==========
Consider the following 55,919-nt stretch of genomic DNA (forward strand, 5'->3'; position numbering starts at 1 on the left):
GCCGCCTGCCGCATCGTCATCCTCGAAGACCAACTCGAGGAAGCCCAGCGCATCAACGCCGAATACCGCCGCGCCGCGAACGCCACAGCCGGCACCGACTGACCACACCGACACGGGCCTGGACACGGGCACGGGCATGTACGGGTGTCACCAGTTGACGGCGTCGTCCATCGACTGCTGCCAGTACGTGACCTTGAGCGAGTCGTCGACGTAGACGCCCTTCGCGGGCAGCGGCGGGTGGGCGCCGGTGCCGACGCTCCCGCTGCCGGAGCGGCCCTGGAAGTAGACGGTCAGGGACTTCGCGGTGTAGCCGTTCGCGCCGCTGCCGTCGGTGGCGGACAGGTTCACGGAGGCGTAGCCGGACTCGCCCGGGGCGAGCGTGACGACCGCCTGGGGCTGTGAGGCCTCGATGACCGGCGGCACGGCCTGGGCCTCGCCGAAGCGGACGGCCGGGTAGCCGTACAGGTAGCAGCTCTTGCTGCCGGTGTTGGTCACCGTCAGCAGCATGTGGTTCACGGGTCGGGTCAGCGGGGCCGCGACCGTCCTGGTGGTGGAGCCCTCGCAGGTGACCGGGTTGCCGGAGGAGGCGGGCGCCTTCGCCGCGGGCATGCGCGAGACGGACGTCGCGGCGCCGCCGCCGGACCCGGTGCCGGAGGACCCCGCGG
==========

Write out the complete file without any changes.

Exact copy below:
Consider the following 55,919-nt stretch of genomic DNA (forward strand, 5'->3'; position numbering starts at 1 on the left):
GCCGCCTGCCGCATCGTCATCCTCGAAGACCAACTCGAGGAAGCCCAGCGCATCAACGCCGAATACCGCCGCGCCGCGAACGCCACAGCCGGCACCGACTGACCACACCGACACGGGCCTGGACACGGGCACGGGCATGTACGGGTGTCACCAGTTGACGGCGTCGTCCATCGACTGCTGCCAGTACGTGACCTTGAGCGAGTCGTCGACGTAGACGCCCTTCGCGGGCAGCGGCGGGTGGGCGCCGGTGCCGACGCTCCCGCTGCCGGAGCGGCCCTGGAAGTAGACGGTCAGGGACTTCGCGGTGTAGCCGTTCGCGCCGCTGCCGTCGGTGGCGGACAGGTTCACGGAGGCGTAGCCGGACTCGCCCGGGGCGAGCGTGACGACCGCCTGGGGCTGTGAGGCCTCGATGACCGGCGGCACGGCCTGGGCCTCGCCGAAGCGGACGGCCGGGTAGCCGTACAGGTAGCAGCTCTTGCTGCCGGTGTTGGTCACCGTCAGCAGCATGTGGTTCACGGGTCGGGTCAGCGGGGCCGCGACCGTCCTGGTGGTGGAGCCCTCGCAGGTGACCGGGTTGCCGGAGGAGGCGGGCGCCTTCGCCGCGGGCATGCGCGAGACGGACGTCGCGGCGCCGCCGCCGGACCCGGTGCCGGAGGACCCCGCGG